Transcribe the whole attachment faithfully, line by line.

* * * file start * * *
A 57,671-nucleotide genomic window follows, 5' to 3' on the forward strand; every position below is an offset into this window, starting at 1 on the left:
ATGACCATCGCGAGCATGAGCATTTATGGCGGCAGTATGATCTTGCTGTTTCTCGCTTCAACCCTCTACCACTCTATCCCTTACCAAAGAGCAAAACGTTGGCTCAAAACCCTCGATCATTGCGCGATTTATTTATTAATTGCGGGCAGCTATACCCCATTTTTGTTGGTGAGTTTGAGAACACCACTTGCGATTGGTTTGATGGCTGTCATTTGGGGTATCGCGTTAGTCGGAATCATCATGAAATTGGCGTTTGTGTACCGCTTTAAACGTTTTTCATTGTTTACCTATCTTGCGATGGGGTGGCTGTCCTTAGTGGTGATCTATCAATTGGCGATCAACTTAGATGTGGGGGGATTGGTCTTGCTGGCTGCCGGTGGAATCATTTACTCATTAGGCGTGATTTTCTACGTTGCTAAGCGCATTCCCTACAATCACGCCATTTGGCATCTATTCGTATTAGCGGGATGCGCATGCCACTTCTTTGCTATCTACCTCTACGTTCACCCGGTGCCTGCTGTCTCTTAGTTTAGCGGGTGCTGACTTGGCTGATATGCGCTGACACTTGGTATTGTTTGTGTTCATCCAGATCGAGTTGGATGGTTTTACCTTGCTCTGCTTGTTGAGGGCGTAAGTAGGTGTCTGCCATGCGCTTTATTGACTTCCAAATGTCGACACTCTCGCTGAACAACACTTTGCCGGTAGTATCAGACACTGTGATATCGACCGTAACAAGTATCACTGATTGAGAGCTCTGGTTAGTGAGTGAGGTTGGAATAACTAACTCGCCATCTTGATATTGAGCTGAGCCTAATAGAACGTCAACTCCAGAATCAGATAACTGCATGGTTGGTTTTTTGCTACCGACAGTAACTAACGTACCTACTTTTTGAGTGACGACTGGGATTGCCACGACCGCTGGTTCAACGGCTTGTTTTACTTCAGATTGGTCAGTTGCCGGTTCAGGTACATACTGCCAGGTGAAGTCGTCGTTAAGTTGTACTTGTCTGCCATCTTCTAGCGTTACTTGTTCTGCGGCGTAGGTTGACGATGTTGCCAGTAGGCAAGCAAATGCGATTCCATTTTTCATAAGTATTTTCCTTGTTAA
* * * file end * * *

A 57,671-nucleotide genomic window follows, 5' to 3' on the forward strand; every position below is an offset into this window, starting at 1 on the left:
ATGACCATCGCGAGCATGAGCATTTATGGCGGCAGTATGATCTTGCTGTTTCTCGCTTCAACCCTCTACCACTCTATCCCTTACCAAAGAGCAAAACGTTGGCTCAAAACCCTCGATCATTGCGCGATTTATTTATTAATTGCGGGCAGCTATACCCCATTTTTGTTGGTGAGTTTGAGAACACCACTTGCGATTGGTTTGATGGCTGTCATTTGGGGTATCGCGTTAGTCGGAATCATCATGAAATTGGCGTTTGTGTACCGCTTTAAACGTTTTTCATTGTTTACCTATCTTGCGATGGGGTGGCTGTCCTTAGTGGTGATCTATCAATTGGCGATCAACTTAGATGTGGGGGGATTGGTCTTGCTGGCTGCCGGTGGAATCATTTACTCATTAGGCGTGATTTTCTACGTTGCTAAGCGCATTCCCTACAATCACGCCATTTGGCATCTATTCGTATTAGCGGGATGCGCATGCCACTTCTTTGCTATCTACCTCTACGTTCACCCGGTGCCTGCTGTCTCTTAGTTTAGCGGGTGCTGACTTGGCTGATATGCGCTGACACTTGGTATTGTTTGTGTTCATCCAGATCGAGTTGGATGGTTTTACCTTGCTCTGCTTGTTGAGGGCGTAAGTAGGTGTCTGCCATGCGCTTTATTGACTTCCAAATGTCGACACTCTCGCTGAACAACACTTTGCCGGTAGTATCAGACACTGTGATATCGACCGTAACAAGTATCACTGATTGAGAGCTCTGGTTAGTGAGTGAGGTTGGAATAACTAACTCGCCATCTTGATATTGAGCTGAGCCTAATAGAACGTCAACTCCAGAATCAGATAACTGCATGGTTGGTTTTTTGCTACCGACAGTAACTAACGTACCTACTTTTTGAGTGACGACTGGGATTGCCACGACCGCTGGTTCAACGGCTTGTTTTACTTCAGATTGGTCAGTTGCCGGTTCAGGTACATACTGCCAGGTGAAGTCGTCGTTAAGTTGTACTTGTCTGCCATCTTCTAGCGTTACTTGTTCTGCGGCGTAGGTTGACGATGTTGCCAGTAGGCAAGCAAATGCGATTCCATTTTTCATAAGTATTTTCCTTGTTAA